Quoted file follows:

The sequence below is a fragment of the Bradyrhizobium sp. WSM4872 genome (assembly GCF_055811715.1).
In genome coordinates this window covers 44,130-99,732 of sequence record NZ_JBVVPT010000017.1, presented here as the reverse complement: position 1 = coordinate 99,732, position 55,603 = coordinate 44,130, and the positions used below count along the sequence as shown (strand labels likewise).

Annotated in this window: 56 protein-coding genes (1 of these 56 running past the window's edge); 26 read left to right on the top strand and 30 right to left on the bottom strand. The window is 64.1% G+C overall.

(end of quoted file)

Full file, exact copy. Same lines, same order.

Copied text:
The sequence below is a fragment of the Bradyrhizobium sp. WSM4872 genome (assembly GCF_055811715.1).
In genome coordinates this window covers 44,130-99,732 of sequence record NZ_JBVVPT010000017.1, presented here as the reverse complement: position 1 = coordinate 99,732, position 55,603 = coordinate 44,130, and the positions used below count along the sequence as shown (strand labels likewise).

Annotated in this window: 56 protein-coding genes (1 of these 56 running past the window's edge); 26 read left to right on the top strand and 30 right to left on the bottom strand. The window is 64.1% G+C overall.